Gout is a miserable condition. It causes intense, excruciating pain, redness and swelling in one or more joints. Often, the pain may start at the base of the big toe, but other joints frequently hurt just as much. While there are medications that can ease the agony, many people would like natural remedies for gout. Which ones work?
Q. Are there any natural approaches for relieving gout? Please help! This attack has put me down for now and I don’t like it. I am taking allopurinol that my doctor prescribed, but it is not working fast enough. Labor pains weren’t this bad!
Natural Remedies for Gout:
A. There are a few natural products that can help lower uric acid in the body. During a gout flare-up, uric acid crystals precipitate into the joints and cause the excruciating pain you are experiencing.
Perhaps the favorite natural remedy to lower uric acid is tart cherries. Fresh, frozen or dried cherries, cherry juice or Montmorency cherry extract all seem to do the job. Healthy women who eat cherries have lower uric acid levels in their blood (Jacob et al, Journal of Nutrition, June 2003). Even consuming sweet cherries seems to lower inflammation (Kelley et al, Journal of Nutrition, April 2006). There don’t appear to be any clinical trials of sour cherries for gout, however.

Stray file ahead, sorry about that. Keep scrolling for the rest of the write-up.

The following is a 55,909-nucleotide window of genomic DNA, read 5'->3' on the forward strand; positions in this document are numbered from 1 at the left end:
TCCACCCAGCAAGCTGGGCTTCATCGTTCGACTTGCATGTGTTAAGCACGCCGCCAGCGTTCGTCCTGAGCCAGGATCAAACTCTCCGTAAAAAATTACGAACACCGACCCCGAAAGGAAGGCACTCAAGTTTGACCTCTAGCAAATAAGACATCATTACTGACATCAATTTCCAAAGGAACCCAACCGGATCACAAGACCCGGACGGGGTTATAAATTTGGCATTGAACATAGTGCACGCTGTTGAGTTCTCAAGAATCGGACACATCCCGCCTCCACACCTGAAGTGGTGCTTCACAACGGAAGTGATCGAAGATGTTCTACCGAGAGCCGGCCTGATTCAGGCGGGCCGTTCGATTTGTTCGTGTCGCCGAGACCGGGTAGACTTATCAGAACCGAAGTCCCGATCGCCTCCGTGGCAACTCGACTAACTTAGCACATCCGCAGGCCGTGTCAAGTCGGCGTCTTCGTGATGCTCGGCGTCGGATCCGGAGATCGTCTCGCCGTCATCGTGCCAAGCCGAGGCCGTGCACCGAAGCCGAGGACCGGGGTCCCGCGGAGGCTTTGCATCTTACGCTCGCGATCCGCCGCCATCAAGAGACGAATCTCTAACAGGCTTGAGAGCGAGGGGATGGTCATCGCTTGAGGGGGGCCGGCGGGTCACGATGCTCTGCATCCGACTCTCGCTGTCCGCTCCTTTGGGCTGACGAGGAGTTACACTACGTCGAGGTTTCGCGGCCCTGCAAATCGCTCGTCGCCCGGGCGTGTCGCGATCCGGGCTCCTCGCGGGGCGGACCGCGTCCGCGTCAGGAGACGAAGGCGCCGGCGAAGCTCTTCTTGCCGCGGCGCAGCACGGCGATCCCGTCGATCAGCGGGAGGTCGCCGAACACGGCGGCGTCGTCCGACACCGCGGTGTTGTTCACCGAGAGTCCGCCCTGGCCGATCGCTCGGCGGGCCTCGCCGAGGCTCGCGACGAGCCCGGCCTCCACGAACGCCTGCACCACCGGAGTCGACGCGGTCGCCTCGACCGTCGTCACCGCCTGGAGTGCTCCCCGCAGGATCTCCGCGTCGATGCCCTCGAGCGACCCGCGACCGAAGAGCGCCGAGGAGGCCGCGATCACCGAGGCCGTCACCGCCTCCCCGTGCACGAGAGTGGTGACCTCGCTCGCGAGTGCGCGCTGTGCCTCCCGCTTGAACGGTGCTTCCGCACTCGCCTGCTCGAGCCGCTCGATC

Another natural product that may help is celery seed. Celery is rich in luteolin, a compound that slows the production of uric acid (Yan et al, Food Chemistry, Dec. 15, 2013). Green peppers also contain luteolin and could be beneficial.
Diet Offers Natural Remedies for Gout:
Losing weight is a long-term strategy that might be helpful for some folks. Including nonfat milk and low-fat yogurt and avoiding high-purine foods like meat and seafood can help with prevention (Schlesinger, Current Pharmaceutical Design, 2005). People with gout who avoid or reduce their consumption of beer and other alcoholic beverages often do better.
The Health Professionals Follow-up Study collected data on 44,444 men over 26 years. During that time, those who followed a dietary pattern similar to the DASH diet (Dietary Approaches to Stop Hypertension) were about 30 percent less likely to experience an initial gout attack (Rai et al, BMJ, May 9, 2017). A Western-style diet with abundant processed meats, sweets, French fries and desserts raised the risk for gout. People starting a DASH diet have lower uric acid in their blood within a month (Tang et al, Clinical Rheumatology, June 2017).
If you need guidance on how to follow a DASH diet, you’ll find it in our book, The People’s Pharmacy Quick & Handy Home Remedies.
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